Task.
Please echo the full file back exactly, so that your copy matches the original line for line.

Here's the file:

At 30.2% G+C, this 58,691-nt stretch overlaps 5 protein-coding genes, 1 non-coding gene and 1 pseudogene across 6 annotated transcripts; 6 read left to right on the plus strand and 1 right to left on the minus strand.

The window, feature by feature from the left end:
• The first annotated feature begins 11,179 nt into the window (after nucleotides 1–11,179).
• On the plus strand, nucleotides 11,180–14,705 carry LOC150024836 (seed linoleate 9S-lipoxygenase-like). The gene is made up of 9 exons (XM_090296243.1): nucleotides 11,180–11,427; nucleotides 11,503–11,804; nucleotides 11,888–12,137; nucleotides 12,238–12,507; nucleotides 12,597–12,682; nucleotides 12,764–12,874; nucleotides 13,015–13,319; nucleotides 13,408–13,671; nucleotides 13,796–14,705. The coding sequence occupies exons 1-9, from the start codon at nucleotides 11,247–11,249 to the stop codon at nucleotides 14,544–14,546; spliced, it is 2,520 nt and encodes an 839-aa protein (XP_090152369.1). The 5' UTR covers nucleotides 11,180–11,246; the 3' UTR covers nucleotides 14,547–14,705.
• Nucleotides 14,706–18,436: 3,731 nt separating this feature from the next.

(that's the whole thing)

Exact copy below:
At 30.2% G+C, this 58,691-nt stretch overlaps 5 protein-coding genes, 1 non-coding gene and 1 pseudogene across 6 annotated transcripts; 6 read left to right on the plus strand and 1 right to left on the minus strand.

The window, feature by feature from the left end:
• The first annotated feature begins 11,179 nt into the window (after nucleotides 1–11,179).
• On the plus strand, nucleotides 11,180–14,705 carry LOC150024836 (seed linoleate 9S-lipoxygenase-like). The gene is made up of 9 exons (XM_090296243.1): nucleotides 11,180–11,427; nucleotides 11,503–11,804; nucleotides 11,888–12,137; nucleotides 12,238–12,507; nucleotides 12,597–12,682; nucleotides 12,764–12,874; nucleotides 13,015–13,319; nucleotides 13,408–13,671; nucleotides 13,796–14,705. The coding sequence occupies exons 1-9, from the start codon at nucleotides 11,247–11,249 to the stop codon at nucleotides 14,544–14,546; spliced, it is 2,520 nt and encodes an 839-aa protein (XP_090152369.1). The 5' UTR covers nucleotides 11,180–11,246; the 3' UTR covers nucleotides 14,547–14,705.
• Nucleotides 14,706–18,436: 3,731 nt separating this feature from the next.